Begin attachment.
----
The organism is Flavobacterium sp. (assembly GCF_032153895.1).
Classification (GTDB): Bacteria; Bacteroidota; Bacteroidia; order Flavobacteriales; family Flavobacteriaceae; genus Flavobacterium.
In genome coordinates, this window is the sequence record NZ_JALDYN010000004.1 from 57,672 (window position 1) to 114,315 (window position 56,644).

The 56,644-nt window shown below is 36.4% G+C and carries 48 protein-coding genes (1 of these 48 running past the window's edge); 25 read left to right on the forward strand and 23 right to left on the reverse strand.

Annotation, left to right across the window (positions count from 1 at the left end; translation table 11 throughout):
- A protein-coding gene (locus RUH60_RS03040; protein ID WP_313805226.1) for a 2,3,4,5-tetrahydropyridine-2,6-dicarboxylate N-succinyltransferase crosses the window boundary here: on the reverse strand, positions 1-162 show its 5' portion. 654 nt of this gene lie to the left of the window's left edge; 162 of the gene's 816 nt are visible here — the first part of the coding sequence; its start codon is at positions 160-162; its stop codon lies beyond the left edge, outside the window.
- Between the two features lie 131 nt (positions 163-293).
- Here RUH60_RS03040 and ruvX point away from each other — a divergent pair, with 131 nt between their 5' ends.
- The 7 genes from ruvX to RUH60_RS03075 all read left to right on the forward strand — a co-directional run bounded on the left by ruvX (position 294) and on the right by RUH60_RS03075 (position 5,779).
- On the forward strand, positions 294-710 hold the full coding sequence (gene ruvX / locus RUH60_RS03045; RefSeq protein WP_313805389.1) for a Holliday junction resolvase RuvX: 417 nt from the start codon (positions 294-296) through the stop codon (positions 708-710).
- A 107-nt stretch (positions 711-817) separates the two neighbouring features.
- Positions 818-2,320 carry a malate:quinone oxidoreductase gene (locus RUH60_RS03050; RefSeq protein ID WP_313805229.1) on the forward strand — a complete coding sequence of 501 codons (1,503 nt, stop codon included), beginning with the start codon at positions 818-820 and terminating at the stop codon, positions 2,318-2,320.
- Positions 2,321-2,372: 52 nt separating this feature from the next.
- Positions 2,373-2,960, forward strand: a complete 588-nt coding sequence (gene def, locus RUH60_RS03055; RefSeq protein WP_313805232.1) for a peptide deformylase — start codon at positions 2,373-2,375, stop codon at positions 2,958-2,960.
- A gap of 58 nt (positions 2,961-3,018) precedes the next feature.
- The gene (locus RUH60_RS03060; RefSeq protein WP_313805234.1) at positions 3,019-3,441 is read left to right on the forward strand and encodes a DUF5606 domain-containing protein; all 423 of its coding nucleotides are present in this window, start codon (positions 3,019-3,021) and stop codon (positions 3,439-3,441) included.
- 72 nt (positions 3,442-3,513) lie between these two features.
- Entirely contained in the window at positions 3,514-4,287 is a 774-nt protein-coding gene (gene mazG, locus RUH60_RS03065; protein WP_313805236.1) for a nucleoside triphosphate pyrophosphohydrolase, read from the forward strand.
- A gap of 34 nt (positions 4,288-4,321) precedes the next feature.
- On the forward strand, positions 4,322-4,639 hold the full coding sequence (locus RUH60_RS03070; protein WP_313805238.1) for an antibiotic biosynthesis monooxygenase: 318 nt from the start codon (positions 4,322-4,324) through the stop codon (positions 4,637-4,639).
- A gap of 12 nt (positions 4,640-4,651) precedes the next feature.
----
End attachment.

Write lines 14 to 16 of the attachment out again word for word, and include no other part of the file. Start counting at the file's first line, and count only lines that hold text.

- Positions 2,373-2,960, forward strand: a complete 588-nt coding sequence (gene def, locus RUH60_RS03055; RefSeq protein WP_313805232.1) for a peptide deformylase — start codon at positions 2,373-2,375, stop codon at positions 2,958-2,960.
- A gap of 58 nt (positions 2,961-3,018) precedes the next feature.
- The gene (locus RUH60_RS03060; RefSeq protein WP_313805234.1) at positions 3,019-3,441 is read left to right on the forward strand and encodes a DUF5606 domain-containing protein; all 423 of its coding nucleotides are present in this window, start codon (positions 3,019-3,021) and stop codon (positions 3,439-3,441) included.